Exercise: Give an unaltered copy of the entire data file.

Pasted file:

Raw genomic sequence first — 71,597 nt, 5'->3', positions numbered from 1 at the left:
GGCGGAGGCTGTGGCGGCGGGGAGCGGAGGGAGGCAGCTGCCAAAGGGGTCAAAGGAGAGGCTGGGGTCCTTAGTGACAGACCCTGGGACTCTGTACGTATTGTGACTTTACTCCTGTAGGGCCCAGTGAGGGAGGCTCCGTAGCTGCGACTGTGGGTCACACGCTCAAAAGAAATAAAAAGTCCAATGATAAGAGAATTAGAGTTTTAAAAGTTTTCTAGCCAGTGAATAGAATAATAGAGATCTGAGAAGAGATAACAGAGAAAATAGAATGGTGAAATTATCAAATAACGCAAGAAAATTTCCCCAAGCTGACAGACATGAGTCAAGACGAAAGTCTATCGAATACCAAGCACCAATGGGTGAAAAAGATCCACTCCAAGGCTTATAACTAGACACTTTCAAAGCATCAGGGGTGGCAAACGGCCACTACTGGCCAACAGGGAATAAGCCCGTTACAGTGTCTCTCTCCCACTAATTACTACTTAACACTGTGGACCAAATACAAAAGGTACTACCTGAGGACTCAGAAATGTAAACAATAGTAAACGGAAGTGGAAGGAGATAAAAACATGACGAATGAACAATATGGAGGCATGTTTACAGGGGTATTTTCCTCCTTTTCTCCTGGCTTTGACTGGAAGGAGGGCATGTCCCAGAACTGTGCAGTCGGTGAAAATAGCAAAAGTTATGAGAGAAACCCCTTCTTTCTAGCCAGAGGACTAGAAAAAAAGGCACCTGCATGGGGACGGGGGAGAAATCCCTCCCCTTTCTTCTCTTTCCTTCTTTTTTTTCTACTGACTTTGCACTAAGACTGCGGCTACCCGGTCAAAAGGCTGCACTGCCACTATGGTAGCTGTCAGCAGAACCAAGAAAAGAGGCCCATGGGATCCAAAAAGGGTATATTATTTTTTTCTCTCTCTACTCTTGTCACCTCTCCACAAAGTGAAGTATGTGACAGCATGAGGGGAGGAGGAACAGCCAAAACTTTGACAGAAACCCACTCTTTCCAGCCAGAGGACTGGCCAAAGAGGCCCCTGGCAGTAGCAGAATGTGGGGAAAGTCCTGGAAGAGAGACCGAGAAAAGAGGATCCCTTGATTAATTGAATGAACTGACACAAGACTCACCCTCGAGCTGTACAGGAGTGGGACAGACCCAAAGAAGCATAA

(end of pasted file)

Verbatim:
Raw genomic sequence first — 71,597 nt, 5'->3', positions numbered from 1 at the left:
GGCGGAGGCTGTGGCGGCGGGGAGCGGAGGGAGGCAGCTGCCAAAGGGGTCAAAGGAGAGGCTGGGGTCCTTAGTGACAGACCCTGGGACTCTGTACGTATTGTGACTTTACTCCTGTAGGGCCCAGTGAGGGAGGCTCCGTAGCTGCGACTGTGGGTCACACGCTCAAAAGAAATAAAAAGTCCAATGATAAGAGAATTAGAGTTTTAAAAGTTTTCTAGCCAGTGAATAGAATAATAGAGATCTGAGAAGAGATAACAGAGAAAATAGAATGGTGAAATTATCAAATAACGCAAGAAAATTTCCCCAAGCTGACAGACATGAGTCAAGACGAAAGTCTATCGAATACCAAGCACCAATGGGTGAAAAAGATCCACTCCAAGGCTTATAACTAGACACTTTCAAAGCATCAGGGGTGGCAAACGGCCACTACTGGCCAACAGGGAATAAGCCCGTTACAGTGTCTCTCTCCCACTAATTACTACTTAACACTGTGGACCAAATACAAAAGGTACTACCTGAGGACTCAGAAATGTAAACAATAGTAAACGGAAGTGGAAGGAGATAAAAACATGACGAATGAACAATATGGAGGCATGTTTACAGGGGTATTTTCCTCCTTTTCTCCTGGCTTTGACTGGAAGGAGGGCATGTCCCAGAACTGTGCAGTCGGTGAAAATAGCAAAAGTTATGAGAGAAACCCCTTCTTTCTAGCCAGAGGACTAGAAAAAAAGGCACCTGCATGGGGACGGGGGAGAAATCCCTCCCCTTTCTTCTCTTTCCTTCTTTTTTTTCTACTGACTTTGCACTAAGACTGCGGCTACCCGGTCAAAAGGCTGCACTGCCACTATGGTAGCTGTCAGCAGAACCAAGAAAAGAGGCCCATGGGATCCAAAAAGGGTATATTATTTTTTTCTCTCTCTACTCTTGTCACCTCTCCACAAAGTGAAGTATGTGACAGCATGAGGGGAGGAGGAACAGCCAAAACTTTGACAGAAACCCACTCTTTCCAGCCAGAGGACTGGCCAAAGAGGCCCCTGGCAGTAGCAGAATGTGGGGAAAGTCCTGGAAGAGAGACCGAGAAAAGAGGATCCCTTGATTAATTGAATGAACTGACACAAGACTCACCCTCGAGCTGTACAGGAGTGGGACAGACCCAAAGAAGCATAA